Andalusian Jewish Poetry’s Greatest Outsider, and Its Greatest Insider

There are prosaic works filled with their own form of poetry, and then there is poetry itself. Two of the greatest Hebrew poets by any standards were Solomon Ibn Gabirol and Moses Ibn Ezra (not to be confused with his cousin, the Bible commentator and poet Abraham Ibn Ezra). Both products of the Jewish cultural efflorescence of medieval Spain, the two men adapted Arabic stylings into Hebrew verse, described both sacred and profane subjects, and authored learned treatises as well as poems. Tamar Marvin writes:

Ibn Gabirol is a true original; you won’t find another medieval person of his particular flavor anywhere in Jewish history. There are others, of course, of whom this is true, but the singular voice available to us through Ibn Gabirol’s poetry allows us a particularly intimate glimpse into his personality, while his philosophy surprises us with its detachment from Jewish tradition (which also caused it to become detached from him for centuries).

Moses ben Jacob Ibn Ezra (also called Abu Harun) (c. 1055–after 1135), a younger near-contemporary of Ibn Gabirol, ended his life with a hefty dose of the tragedy that infected the elder poet’s. However, Moses Ibn Ezra was, temperamentally speaking, much more in tune with the cultural power brokers of al-Andalus. . . . Moses Ibn Ezra exhibits heights of technical proficiency in his poetic creations along with an evident love of classical Hebrew, but perhaps most of all, joyfulness in language and unmitigated beauty in expression.

Read more at Stories from Jewish History

More about: Hebrew poetry, Medieval Spain, Solomon ibn Gabirol

Why Egypt Fears an Israeli Victory in Gaza

While the current Egyptian president, Abdel Fattah el-Sisi, has never been friendly to Hamas, his government has objected strenuously to the Israeli campaign in the southernmost part of the Gaza Strip. Haisam Hassanein explains why:

Cairo has long been playing a double game, holding Hamas terrorists near while simultaneously trying to appear helpful to the United States and Israel. Israel taking control of Rafah threatens Egypt’s ability to exploit the chaos in Gaza, both to generate profits for regime insiders and so Cairo can pose as an indispensable mediator and preserve access to U.S. money and arms.

Egyptian security officials have looked the other way while Hamas and other Palestinian militants dug tunnels on the Egyptian-Gaza border. That gave Cairo the ability to use the situation in Gaza as a tool for regional influence and to ensure Egypt’s role in the Palestinian-Israeli conflict would not be eclipsed by regional competitors such as Qatar and Turkey.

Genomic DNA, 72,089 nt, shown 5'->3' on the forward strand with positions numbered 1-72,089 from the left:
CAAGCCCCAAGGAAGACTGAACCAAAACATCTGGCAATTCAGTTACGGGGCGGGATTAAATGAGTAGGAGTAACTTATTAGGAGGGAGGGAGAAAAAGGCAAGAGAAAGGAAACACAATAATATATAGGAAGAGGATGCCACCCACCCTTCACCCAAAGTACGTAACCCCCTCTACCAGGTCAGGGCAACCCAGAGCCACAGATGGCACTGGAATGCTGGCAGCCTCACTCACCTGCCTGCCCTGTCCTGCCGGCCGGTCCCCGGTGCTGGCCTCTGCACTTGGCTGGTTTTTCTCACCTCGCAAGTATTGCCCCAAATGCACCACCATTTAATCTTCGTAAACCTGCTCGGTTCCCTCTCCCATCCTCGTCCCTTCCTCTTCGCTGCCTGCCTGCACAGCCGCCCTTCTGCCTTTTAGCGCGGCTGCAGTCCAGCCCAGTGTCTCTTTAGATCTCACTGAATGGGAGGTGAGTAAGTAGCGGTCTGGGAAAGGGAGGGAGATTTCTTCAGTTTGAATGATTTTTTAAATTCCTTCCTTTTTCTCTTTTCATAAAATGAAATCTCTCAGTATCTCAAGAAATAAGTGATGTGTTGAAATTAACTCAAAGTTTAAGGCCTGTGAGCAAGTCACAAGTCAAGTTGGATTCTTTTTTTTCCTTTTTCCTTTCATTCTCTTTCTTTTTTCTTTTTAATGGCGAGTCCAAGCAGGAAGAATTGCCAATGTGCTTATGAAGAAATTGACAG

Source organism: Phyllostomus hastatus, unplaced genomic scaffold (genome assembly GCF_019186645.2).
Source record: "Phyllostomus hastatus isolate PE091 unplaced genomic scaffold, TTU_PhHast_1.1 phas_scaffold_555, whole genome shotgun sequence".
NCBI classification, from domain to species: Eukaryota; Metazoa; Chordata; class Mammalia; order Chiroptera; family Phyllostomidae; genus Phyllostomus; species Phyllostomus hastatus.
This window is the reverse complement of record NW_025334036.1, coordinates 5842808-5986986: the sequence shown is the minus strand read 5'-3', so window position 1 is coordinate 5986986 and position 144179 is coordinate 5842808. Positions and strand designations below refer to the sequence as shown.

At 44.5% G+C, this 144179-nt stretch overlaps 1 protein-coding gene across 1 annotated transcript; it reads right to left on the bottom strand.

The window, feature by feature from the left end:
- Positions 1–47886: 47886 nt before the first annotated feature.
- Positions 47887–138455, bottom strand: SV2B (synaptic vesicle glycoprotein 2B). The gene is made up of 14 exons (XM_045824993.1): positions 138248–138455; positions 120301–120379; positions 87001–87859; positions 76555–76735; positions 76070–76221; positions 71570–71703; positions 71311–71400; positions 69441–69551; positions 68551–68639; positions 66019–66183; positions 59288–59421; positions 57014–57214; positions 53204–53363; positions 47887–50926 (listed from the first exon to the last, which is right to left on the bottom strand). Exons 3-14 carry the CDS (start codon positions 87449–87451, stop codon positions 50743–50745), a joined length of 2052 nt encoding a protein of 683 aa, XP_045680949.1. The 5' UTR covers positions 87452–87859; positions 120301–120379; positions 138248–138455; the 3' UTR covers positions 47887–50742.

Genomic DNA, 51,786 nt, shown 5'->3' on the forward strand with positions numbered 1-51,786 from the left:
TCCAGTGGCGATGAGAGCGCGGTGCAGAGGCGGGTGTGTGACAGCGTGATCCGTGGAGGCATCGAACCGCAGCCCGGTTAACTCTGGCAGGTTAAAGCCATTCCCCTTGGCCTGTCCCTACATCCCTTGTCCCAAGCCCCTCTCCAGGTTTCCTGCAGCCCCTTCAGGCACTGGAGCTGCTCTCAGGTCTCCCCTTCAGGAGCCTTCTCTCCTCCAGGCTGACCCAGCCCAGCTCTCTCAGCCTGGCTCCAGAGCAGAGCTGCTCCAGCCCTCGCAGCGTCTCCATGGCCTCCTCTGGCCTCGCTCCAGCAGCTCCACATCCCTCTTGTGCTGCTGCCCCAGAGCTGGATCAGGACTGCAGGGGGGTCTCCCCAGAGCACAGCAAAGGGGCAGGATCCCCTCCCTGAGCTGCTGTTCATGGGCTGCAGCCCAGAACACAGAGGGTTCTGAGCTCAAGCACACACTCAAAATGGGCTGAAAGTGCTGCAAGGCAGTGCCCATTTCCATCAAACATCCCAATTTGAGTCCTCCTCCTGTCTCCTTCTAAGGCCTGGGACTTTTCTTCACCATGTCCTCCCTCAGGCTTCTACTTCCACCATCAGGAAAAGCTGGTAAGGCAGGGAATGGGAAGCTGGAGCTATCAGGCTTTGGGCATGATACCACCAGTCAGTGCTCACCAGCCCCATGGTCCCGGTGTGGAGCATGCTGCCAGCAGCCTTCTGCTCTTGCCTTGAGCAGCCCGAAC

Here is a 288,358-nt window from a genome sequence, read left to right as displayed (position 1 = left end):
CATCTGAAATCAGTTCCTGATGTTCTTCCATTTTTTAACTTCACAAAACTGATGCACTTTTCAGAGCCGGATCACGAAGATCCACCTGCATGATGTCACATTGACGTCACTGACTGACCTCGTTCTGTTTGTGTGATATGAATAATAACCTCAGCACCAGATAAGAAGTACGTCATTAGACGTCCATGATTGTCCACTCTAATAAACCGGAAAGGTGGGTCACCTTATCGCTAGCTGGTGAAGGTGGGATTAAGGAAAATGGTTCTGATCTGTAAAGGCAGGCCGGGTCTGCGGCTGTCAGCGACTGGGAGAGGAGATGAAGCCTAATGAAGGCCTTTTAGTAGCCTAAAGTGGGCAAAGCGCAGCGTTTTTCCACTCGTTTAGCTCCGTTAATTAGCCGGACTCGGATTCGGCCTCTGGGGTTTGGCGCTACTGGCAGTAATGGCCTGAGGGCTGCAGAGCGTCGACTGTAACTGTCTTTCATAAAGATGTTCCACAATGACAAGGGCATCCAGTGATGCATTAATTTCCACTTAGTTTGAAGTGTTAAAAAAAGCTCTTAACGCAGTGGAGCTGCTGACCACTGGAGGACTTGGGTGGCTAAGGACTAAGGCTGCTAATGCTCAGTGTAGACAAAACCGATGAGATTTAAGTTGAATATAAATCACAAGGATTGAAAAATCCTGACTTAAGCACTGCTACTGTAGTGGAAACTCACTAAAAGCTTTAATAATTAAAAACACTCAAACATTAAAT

Some elements close to the Sisi regime have benefited from Hamas control over Gaza and the Rafah crossing. Media reports indicate an Egyptian company run by one of Sisi’s close allies is making hundreds of millions of dollars by taxing Gazans fleeing the current conflict.

Moreover, writes Judith Miller, the Gaza war has been a godsend to the entire Egyptian economy, which was in dire straits last fall. Since October 7, the International Monetary Fund has given the country a much-needed injection of cash, since the U.S. and other Western countries believe it is a necessary intermediary and stabilizing force. Cairo therefore sees the continuation of the war, rather than an Israeli victory, as most desirable. Hassanein concludes:

Adding to its financial incentive, the Sisi regime views the Rafah crossing as a crucial card in preserving Cairo’s regional standing. Holding it increases Egypt’s relevance to countries that want to send aid to the Palestinians and ensures Washington stays quiet about Egypt’s gross human-rights violations so it can maintain a stable flow of U.S. assistance and weaponry. . . . No serious effort to turn the page on Hamas will yield the desired results without cutting this umbilical cord between the Sisi regime and Hamas.

Read more at Washington Examiner

More about: Egypt, Gaza War 2023, U.S. Foreign policy